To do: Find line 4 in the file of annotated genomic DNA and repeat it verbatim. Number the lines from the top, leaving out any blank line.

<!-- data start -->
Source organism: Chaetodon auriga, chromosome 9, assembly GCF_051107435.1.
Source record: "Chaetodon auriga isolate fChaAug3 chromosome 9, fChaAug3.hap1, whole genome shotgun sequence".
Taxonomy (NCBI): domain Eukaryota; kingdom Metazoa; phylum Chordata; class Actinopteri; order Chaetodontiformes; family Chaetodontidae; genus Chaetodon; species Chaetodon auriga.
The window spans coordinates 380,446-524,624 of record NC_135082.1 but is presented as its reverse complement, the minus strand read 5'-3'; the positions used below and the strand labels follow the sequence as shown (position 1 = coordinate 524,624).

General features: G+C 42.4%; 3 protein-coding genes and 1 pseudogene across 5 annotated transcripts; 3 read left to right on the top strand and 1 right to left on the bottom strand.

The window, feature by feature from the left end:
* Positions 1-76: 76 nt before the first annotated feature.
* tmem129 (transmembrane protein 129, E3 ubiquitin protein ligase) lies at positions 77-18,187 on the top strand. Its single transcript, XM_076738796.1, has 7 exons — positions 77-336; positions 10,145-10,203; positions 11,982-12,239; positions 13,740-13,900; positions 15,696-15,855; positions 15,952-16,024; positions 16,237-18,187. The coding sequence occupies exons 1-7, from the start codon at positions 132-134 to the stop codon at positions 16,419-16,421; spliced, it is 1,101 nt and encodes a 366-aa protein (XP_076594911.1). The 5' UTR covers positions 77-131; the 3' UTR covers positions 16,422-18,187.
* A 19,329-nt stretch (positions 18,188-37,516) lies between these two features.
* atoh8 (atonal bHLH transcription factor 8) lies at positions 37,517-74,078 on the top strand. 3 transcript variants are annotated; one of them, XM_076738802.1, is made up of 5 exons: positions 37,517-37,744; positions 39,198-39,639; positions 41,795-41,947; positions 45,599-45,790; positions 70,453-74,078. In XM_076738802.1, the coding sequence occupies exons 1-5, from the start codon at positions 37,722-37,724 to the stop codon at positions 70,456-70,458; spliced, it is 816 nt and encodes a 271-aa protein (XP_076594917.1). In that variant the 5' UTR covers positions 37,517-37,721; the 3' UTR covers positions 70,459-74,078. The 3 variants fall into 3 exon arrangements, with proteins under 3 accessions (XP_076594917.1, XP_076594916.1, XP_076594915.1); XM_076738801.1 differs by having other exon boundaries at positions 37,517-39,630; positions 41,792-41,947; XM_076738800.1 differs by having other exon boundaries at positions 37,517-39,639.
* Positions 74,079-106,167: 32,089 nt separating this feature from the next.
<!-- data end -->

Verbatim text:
The window spans coordinates 380,446-524,624 of record NC_135082.1 but is presented as its reverse complement, the minus strand read 5'-3'; the positions used below and the strand labels follow the sequence as shown (position 1 = coordinate 524,624).